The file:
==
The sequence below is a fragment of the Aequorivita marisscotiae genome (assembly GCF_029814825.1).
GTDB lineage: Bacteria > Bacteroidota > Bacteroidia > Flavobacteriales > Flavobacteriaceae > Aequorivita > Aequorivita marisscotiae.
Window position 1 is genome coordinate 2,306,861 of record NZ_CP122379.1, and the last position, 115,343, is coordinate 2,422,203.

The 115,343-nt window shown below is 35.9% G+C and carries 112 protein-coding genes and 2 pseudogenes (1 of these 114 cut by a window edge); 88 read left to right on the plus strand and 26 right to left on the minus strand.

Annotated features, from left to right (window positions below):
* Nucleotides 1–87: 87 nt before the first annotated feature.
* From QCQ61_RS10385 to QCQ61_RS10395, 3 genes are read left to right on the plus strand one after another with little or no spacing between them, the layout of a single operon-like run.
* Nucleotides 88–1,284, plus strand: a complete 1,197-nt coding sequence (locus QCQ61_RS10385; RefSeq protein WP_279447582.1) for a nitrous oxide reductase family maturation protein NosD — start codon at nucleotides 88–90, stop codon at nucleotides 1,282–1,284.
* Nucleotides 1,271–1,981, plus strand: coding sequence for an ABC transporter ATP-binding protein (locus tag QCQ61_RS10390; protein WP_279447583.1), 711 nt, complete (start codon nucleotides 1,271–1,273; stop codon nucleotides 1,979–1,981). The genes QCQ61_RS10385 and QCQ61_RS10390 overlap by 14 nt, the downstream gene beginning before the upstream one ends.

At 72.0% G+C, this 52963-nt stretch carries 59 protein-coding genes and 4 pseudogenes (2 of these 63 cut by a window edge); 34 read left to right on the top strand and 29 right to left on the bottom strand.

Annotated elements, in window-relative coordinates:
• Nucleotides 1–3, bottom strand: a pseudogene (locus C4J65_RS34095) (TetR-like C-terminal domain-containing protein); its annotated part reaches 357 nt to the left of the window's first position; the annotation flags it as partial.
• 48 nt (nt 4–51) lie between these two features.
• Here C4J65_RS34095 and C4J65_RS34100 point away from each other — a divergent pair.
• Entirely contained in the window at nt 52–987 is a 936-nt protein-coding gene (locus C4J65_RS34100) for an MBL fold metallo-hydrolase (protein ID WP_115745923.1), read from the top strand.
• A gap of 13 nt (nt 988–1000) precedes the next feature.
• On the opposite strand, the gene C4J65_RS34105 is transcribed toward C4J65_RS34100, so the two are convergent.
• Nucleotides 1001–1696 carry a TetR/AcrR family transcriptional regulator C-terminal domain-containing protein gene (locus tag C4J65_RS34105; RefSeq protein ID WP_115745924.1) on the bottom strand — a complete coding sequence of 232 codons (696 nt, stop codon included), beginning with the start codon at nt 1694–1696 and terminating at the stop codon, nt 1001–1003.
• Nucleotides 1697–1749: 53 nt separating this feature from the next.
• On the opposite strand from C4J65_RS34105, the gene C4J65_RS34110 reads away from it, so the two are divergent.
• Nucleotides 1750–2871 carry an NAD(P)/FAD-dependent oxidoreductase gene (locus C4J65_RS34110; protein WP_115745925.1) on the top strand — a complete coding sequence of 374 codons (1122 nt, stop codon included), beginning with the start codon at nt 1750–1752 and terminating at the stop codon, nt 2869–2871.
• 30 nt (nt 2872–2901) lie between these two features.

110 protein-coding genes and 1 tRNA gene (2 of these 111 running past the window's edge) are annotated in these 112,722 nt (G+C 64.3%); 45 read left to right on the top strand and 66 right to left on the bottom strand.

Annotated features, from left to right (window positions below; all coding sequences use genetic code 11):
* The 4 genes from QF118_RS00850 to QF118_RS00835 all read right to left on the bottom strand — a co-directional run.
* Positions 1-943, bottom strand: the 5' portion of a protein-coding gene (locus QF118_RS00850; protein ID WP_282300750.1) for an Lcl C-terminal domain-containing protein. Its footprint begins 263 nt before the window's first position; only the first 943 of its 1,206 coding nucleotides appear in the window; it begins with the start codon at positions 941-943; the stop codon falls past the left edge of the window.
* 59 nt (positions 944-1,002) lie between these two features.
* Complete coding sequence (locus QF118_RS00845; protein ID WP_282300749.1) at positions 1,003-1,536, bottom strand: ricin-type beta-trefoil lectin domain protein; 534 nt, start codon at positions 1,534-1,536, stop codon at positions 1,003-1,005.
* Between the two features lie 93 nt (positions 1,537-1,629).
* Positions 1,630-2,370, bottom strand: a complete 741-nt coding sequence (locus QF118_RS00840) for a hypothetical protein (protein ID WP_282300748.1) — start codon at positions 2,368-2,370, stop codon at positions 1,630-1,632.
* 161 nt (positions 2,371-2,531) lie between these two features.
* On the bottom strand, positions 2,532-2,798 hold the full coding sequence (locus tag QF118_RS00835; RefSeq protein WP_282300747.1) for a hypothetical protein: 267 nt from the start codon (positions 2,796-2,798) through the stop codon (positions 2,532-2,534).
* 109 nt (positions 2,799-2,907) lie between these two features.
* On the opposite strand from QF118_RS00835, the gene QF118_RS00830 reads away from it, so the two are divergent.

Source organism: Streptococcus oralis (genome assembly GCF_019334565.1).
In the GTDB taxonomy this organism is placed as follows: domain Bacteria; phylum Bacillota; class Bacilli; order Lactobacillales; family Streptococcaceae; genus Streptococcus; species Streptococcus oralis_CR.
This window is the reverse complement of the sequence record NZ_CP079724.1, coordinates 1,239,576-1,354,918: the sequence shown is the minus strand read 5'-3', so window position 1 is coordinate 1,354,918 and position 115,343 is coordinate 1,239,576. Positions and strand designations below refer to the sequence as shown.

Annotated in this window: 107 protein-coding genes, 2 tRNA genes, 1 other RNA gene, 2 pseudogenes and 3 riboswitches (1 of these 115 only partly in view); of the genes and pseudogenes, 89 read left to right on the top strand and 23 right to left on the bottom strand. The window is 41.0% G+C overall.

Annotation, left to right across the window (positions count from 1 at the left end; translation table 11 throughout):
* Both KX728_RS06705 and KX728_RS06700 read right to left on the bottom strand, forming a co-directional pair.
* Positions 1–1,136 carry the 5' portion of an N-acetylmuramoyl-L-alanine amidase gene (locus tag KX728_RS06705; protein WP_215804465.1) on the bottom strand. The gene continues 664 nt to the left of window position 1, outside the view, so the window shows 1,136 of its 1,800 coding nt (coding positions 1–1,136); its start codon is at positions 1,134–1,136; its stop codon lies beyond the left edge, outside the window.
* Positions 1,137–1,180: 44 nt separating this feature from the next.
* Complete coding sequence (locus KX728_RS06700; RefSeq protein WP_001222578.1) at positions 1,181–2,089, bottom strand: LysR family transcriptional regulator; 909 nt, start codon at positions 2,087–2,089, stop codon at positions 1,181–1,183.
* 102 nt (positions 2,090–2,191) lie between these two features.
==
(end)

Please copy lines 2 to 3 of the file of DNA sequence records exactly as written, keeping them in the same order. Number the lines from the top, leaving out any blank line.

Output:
GTDB lineage: Bacteria > Bacteroidota > Bacteroidia > Flavobacteriales > Flavobacteriaceae > Aequorivita > Aequorivita marisscotiae.
Window position 1 is genome coordinate 2,306,861 of record NZ_CP122379.1, and the last position, 115,343, is coordinate 2,422,203.